Hand of Justice

“Corvus wishes you to stay.”

Her red-rimmed eyes stared blindly past me and her pallor was such, I knew she must be dead. Long dead and yet somehow standing and speaking. I leveled my arrow at one of those black eyes, for the darkness that had taken her had armored her well.

“Corvus be damned,” I said, “And you be damned. I am taking these folk out of your vile realm, whatever the cost.”

“You know nothing of cost,” she spoke the words without emotion, “Corvus wishes me to assure you that there are much higher costs than you can imagine. Rob him of his amusements, and death will seem bliss. Until you wake.”

I tightened my grip on the bowstring and stretched it back alongside my cheek. Then I called to the village elder, “Seth, take your people, now!

I heard them move behind me, and as soon as I felt the first of them brush past me in the gloom, I loosed the arrow. Upon its flight, I watched in amazement as she did a simple sidestep and the arrow sped past. Then there seemed to be an inhale of sorts, and then an explosion of wing flutter from behind her.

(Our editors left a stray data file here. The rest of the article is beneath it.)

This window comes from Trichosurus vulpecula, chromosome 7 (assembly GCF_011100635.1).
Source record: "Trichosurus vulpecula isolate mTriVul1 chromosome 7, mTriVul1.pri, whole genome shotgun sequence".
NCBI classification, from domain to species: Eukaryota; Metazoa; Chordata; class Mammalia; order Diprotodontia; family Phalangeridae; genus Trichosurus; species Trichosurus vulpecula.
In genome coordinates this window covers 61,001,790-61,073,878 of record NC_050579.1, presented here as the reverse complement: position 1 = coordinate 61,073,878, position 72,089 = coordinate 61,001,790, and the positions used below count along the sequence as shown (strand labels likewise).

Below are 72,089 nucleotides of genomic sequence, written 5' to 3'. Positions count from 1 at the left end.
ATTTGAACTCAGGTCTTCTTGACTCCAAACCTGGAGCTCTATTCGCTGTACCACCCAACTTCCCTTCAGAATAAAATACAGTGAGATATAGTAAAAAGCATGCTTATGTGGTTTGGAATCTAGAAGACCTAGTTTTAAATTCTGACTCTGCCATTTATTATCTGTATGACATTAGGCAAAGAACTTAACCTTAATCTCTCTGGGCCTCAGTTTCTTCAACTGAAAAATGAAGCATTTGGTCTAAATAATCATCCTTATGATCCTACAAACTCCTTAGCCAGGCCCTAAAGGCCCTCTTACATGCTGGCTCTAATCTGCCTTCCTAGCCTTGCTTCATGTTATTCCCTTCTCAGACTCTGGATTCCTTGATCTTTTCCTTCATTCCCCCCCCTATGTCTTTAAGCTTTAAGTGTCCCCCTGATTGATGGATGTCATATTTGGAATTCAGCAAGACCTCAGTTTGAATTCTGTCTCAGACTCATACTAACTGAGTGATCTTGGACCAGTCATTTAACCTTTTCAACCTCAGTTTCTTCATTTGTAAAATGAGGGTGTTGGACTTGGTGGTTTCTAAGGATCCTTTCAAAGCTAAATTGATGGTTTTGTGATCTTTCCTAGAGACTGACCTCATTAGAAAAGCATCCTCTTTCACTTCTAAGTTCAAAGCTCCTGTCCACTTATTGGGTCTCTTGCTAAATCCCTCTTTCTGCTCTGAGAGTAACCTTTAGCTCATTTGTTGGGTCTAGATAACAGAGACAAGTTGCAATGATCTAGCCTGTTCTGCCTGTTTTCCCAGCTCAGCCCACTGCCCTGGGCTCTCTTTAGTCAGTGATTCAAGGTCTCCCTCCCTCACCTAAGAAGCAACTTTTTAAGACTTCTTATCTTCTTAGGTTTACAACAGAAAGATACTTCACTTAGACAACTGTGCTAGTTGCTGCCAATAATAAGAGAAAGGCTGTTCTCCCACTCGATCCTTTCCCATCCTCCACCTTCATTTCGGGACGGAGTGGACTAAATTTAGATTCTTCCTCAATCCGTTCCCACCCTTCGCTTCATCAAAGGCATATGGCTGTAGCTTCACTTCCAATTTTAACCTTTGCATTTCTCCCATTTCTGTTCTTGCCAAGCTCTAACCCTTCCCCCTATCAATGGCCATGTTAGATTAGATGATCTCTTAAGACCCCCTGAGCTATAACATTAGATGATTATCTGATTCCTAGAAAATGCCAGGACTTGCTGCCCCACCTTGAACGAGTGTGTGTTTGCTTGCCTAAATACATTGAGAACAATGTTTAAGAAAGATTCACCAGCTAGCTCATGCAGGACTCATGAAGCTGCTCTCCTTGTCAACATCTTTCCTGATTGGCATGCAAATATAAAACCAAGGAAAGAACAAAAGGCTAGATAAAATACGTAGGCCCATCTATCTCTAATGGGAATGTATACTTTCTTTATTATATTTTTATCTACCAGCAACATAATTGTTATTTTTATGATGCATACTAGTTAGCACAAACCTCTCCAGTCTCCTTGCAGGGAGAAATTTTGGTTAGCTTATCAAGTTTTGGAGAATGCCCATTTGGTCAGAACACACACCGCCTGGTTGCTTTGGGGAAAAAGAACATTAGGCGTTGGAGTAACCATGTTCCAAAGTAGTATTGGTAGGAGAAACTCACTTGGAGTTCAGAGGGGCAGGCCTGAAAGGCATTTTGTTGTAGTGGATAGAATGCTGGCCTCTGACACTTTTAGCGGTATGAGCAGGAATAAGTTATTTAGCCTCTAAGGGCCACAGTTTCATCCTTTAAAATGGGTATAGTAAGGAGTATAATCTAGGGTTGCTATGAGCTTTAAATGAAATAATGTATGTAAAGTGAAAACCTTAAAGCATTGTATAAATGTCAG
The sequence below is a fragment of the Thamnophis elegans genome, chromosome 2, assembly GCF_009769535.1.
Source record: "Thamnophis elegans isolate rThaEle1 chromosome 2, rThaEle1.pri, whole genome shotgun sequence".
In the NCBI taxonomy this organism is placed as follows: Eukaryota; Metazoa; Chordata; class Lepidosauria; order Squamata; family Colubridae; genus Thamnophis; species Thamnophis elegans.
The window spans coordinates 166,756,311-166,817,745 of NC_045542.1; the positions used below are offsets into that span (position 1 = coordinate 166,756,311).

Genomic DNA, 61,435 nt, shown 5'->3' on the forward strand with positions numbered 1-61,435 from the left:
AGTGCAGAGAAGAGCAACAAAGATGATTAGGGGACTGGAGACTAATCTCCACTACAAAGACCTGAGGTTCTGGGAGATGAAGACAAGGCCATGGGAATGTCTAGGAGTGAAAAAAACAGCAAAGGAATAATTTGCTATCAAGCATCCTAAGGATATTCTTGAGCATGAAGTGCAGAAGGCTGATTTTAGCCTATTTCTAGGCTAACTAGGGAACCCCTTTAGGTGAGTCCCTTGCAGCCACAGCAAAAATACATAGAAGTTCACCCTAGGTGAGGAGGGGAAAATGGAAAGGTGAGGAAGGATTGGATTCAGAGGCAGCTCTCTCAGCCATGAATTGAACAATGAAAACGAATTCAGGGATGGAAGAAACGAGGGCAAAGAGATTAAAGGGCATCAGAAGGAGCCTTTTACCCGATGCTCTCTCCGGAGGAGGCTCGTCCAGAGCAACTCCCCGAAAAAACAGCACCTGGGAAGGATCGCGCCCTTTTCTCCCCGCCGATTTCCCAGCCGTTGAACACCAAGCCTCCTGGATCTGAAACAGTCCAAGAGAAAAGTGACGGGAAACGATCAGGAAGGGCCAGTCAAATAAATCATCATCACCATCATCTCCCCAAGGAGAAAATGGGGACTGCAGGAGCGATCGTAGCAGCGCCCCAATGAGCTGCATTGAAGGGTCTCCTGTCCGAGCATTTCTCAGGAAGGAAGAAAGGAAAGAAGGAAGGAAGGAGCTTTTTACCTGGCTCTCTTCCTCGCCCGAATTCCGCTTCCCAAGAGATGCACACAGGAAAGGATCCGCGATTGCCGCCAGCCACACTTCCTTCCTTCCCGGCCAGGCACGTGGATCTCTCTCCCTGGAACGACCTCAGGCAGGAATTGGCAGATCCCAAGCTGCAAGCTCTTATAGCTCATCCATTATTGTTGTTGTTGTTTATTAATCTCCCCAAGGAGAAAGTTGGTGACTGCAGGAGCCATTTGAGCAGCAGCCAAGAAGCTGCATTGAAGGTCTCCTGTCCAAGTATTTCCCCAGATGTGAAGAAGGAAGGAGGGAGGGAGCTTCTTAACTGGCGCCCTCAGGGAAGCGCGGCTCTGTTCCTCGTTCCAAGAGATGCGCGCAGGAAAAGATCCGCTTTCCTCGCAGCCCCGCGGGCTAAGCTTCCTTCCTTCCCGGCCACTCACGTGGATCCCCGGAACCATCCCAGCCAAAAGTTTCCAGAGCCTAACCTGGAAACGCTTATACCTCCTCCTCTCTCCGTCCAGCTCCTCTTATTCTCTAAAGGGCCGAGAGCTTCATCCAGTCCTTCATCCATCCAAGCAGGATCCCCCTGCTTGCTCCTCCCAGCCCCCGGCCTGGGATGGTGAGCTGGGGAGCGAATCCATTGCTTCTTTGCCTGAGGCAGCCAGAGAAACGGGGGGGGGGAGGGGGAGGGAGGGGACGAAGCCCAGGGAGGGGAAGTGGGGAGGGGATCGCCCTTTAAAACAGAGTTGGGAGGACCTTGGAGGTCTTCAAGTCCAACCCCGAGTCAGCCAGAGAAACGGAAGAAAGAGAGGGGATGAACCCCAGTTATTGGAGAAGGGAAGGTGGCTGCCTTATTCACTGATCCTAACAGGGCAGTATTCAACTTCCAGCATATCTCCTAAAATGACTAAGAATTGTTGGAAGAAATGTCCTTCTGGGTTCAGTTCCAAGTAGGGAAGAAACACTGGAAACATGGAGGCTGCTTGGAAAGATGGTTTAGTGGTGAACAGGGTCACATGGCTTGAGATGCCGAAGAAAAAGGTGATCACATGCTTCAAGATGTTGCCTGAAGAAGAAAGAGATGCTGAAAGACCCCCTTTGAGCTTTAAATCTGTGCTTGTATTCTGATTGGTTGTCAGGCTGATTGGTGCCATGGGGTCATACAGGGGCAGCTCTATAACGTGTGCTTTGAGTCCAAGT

A thousand, thousand crows erupted from the darkness that surrounded what once was my sister. I ducked, for what else could I do? I grasped the Tome of Justice as I crouched and the evil creatures flew past. They were just birds.

Then, as I stood and turned back to face my sister’s corpse, I found she was gone. In her stead was a gaunt male, impossibly tall and thin. His dress was similar to that of my dead sister but grander, and he wore a headpiece that resembled the head of a giant crow. Perhaps it had been once.

I started the prayer in thought. I had to be ready and I had to launch the spell without him detecting it. As I was preparing, I heard a wordless intonation coming from the apparition. Shield! My thoughts interrupted, the Godstryke spell faltered and fell away. My hands worked the sigils as quickly as possible, and I barely managed to get my shield up before the force of the darkness hit me.

Though the majority of it was deflected, there was still enough penetration to begin a creeping cold sensation up my left arm. I was being petrified. I began the spell again. My death would be meaningless unless those folk escaped the lich’s realm. I had to buy them time. The prayer and the intonation took the longest. The release was instantaneous. There was an intense burst of light, and then the stone took my mind.

My next sight was the ethereal beauty of the goddess Justice. She stroked my forehead, and spoke my name softly.

“Am I dead?”

“No,” she said, “It’s much worse than that, Jason. You’ve saved them all. You are now my hand on Earth.”